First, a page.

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15 Tips for Better Password Protection

Do not store your passwords or master password in your email, or, on your computer in a text file, even if that text file is password protected.

Password protection is a crucial part of cyber security that not only impacts the security of business websites, but also personal information for anyone using the Internet.

Yet, many of us don’t take it as seriously as we should. The convenience and expediency of using easy-to-remember passwords, or, not changing passwords for a long period of time will, sooner or later, compromise your online security. Despite the risks, we have all been guilty of this.

As hackers continue to become more and more sophisticated in their means of stealing information our risks will continue to increase. Although there is no guarantee of a completely fail-safe solution, there are a number of things that you can do to drastically lower the risk of password theft and the catastrophe that could follow.

  1. Do not use the same password for more than one account login.
    If hackers get ahold of a password from one account, they can get into all of your accounts with that same password.
  2. Use a password manager.
    Use a password manager to help generate secure, random passwords that you won’t have to remember on your own, except for one very secure master password. Once you are logged in with the master password, some password managers will automatically, and securely, fill in your hard-to-remember passwords for you.

    If you would still like to create your own passwords, some password managers will let you know if two of your accounts have the same password, or, if a password is too weak. Many password managers will prompt you when it’s time to change your password for any given account. Password managers can also help you share passwords securely.

    There are a number of password managers available that are inexpensive, and, some are even free of any cost.
  3. Protect your master password.
    If you use a password manager, either memorize the master password, or, write it down and keep it in a safe place.
  4. Do not use dictionary terms.
    Password-cracking tools often scan through dictionary terms and will try commonly-used passwords such as “password” or “mypassword”. If you must use a dictionary term, disguise it by mixing in capital letters, lower case letters, numbers, and special characters. $Dict10NaryT3rm$!
  5. Do not use common sequences.
    Do not use numbers that are in sequence, such as, “12345”, or, letters that are in alphabetical order, such as, “ABCDE.” Do not use letters that are adjacent on the keyboard, such as, “asdfgh.”
  6. Use longer passwords.
    Longer passwords are more secure. With each character, your security will increase exponentially.
  7. Do not use personal information.
    Don’t use your name, birthdate, or any other easy-to-find personal information as part of your password. Some of this information can easily be lifted from social media accounts, or, from searching your name in Google. Instead, when prompted for an answer to a security question, “What is your mother’s maiden name?” create an answer that is just as difficult to hack as a secure password. “$T1nt164ulat10n!”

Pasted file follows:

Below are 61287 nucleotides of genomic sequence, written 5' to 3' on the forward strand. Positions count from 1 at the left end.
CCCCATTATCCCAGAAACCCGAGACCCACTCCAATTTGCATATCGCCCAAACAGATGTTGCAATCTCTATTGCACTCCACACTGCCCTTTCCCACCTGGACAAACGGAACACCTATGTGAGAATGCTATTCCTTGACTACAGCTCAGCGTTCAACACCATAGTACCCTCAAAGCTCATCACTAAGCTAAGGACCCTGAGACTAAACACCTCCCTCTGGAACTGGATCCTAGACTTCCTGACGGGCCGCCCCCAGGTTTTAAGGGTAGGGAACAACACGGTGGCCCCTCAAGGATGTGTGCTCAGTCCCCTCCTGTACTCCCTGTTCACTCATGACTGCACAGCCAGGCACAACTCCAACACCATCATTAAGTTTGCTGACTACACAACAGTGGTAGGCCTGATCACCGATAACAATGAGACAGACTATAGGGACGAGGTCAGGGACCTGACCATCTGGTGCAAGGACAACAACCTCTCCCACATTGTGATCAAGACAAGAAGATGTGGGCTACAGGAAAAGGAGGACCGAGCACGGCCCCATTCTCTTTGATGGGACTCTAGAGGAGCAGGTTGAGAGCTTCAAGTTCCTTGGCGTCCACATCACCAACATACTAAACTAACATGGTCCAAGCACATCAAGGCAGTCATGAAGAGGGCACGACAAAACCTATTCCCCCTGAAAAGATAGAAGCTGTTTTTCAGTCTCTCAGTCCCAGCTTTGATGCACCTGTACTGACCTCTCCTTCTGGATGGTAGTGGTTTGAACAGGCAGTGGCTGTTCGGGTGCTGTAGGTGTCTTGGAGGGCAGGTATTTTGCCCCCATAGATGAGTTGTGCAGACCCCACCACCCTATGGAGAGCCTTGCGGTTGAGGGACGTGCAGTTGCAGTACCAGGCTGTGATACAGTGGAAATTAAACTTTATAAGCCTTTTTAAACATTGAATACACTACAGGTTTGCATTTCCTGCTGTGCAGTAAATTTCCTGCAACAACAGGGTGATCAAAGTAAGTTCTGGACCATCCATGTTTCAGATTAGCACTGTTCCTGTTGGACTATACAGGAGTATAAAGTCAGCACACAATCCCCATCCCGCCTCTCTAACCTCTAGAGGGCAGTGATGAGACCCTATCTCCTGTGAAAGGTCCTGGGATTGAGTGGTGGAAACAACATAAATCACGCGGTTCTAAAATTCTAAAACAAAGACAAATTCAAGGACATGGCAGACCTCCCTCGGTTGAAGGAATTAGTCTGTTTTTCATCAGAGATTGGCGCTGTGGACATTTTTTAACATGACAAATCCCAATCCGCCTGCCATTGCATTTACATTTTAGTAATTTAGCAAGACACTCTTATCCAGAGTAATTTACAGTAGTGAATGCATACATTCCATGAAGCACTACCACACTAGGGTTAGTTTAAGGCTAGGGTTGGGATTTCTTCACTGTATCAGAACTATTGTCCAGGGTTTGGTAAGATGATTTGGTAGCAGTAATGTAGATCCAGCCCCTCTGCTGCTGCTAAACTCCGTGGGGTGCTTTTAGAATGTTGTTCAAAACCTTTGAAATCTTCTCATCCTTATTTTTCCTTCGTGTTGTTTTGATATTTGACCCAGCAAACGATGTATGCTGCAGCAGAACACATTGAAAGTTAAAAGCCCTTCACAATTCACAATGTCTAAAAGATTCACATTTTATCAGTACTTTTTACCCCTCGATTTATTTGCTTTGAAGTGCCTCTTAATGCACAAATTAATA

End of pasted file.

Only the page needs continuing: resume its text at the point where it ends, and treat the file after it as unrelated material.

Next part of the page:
8. Log out when you are finished working.
    Each time you are done working with an account, log out.
  9. Don’t allow your browser to save your passwords.
    You are putting yourself at risk if you allow your browser to save your passwords. If your computer is hacked or stolen, it would be easy to get into each and every one of these accounts.
  10. Don’t save passwords to your device.
    Do not store your passwords or master password in your email, or, on your computer in a text file, even if that text file is password protected. These files can easily be hacked into and all of your information could end up in the wrong hands.
  11. Only log into secure websites.
    Look for the lock symbol, “https://” and the word “secure” in the address bar of your browser. This means the website you are working with is encrypted.
  12. Change your passwords.
    Simply put, changing your passwords more often will keep your accounts more secure. If you use simple, easy to remember passwords (not recommended), you are at a much higher risk and should change those a lot more often. The longer in length and more difficult the password, the less likely you are to be hacked. So, if you have long, random, alpha-numeric passwords with symbols, then you would technically be safer for a longer period of time.
  13. Set up additonal 2-factor authentication.
    Whenever possible, set up 2-factor authentication for your accounts. An example of this is when you try to log into an account and are prompted to retrieve a passcode via email or text. This will add an extra level of security when logging in.
  14. Have a very strong email password.
    Make sure your email has a strong password because email programs are typically what you tend to use as a password or recovery system for your other accounts. If your email is compromised, your other accounts could follow.
  15. Do not share usernames and passwords through one device.
    If you must share your username and password, send those separately through more than one device. For example, send the username through one means, such as an email, and send the password through another means, such as a text.

Again, there are no fail-safe methods of storing passwords, but, following these steps will greatly reduce your chances of having your passwords stolen. Doing so may seem tedious, but will be a minor inconvenience compared to what could happen if you don’t.

 

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